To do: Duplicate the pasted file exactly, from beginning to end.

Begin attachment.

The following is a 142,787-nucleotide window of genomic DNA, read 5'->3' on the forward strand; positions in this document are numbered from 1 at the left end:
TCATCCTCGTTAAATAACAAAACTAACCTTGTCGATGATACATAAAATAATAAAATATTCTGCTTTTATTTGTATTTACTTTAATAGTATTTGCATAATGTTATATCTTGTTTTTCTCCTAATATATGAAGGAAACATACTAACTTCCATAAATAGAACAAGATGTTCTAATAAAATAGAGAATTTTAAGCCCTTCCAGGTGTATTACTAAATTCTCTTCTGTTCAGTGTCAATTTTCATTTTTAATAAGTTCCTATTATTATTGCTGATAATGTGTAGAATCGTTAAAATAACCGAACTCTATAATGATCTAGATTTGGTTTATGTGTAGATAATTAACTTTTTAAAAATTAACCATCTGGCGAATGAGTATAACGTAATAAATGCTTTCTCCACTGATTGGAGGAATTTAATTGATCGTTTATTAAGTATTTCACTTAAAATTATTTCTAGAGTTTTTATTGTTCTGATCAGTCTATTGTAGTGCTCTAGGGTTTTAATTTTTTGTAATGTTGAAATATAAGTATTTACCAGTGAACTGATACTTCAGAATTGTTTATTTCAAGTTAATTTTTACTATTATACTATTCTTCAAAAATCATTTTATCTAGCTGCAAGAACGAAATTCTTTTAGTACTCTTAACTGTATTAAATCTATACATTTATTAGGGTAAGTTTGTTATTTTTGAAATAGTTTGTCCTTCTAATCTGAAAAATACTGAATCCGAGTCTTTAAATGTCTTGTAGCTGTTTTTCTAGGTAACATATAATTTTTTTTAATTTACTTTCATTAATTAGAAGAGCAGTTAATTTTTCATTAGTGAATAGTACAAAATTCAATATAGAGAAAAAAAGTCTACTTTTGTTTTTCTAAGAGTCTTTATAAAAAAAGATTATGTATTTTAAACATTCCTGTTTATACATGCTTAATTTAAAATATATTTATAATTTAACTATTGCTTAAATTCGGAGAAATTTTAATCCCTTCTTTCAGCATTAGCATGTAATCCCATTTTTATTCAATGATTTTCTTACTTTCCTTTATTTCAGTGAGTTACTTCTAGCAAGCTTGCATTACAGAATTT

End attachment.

The following is a 142,787-nucleotide window of genomic DNA, read 5'->3' on the forward strand; positions in this document are numbered from 1 at the left end:
TCATCCTCGTTAAATAACAAAACTAACCTTGTCGATGATACATAAAATAATAAAATATTCTGCTTTTATTTGTATTTACTTTAATAGTATTTGCATAATGTTATATCTTGTTTTTCTCCTAATATATGAAGGAAACATACTAACTTCCATAAATAGAACAAGATGTTCTAATAAAATAGAGAATTTTAAGCCCTTCCAGGTGTATTACTAAATTCTCTTCTGTTCAGTGTCAATTTTCATTTTTAATAAGTTCCTATTATTATTGCTGATAATGTGTAGAATCGTTAAAATAACCGAACTCTATAATGATCTAGATTTGGTTTATGTGTAGATAATTAACTTTTTAAAAATTAACCATCTGGCGAATGAGTATAACGTAATAAATGCTTTCTCCACTGATTGGAGGAATTTAATTGATCGTTTATTAAGTATTTCACTTAAAATTATTTCTAGAGTTTTTATTGTTCTGATCAGTCTATTGTAGTGCTCTAGGGTTTTAATTTTTTGTAATGTTGAAATATAAGTATTTACCAGTGAACTGATACTTCAGAATTGTTTATTTCAAGTTAATTTTTACTATTATACTATTCTTCAAAAATCATTTTATCTAGCTGCAAGAACGAAATTCTTTTAGTACTCTTAACTGTATTAAATCTATACATTTATTAGGGTAAGTTTGTTATTTTTGAAATAGTTTGTCCTTCTAATCTGAAAAATACTGAATCCGAGTCTTTAAATGTCTTGTAGCTGTTTTTCTAGGTAACATATAATTTTTTTTAATTTACTTTCATTAATTAGAAGAGCAGTTAATTTTTCATTAGTGAATAGTACAAAATTCAATATAGAGAAAAAAAGTCTACTTTTGTTTTTCTAAGAGTCTTTATAAAAAAAGATTATGTATTTTAAACATTCCTGTTTATACATGCTTAATTTAAAATATATTTATAATTTAACTATTGCTTAAATTCGGAGAAATTTTAATCCCTTCTTTCAGCATTAGCATGTAATCCCATTTTTATTCAATGATTTTCTTACTTTCCTTTATTTCAGTGAGTTACTTCTAGCAAGCTTGCATTACAGAATTT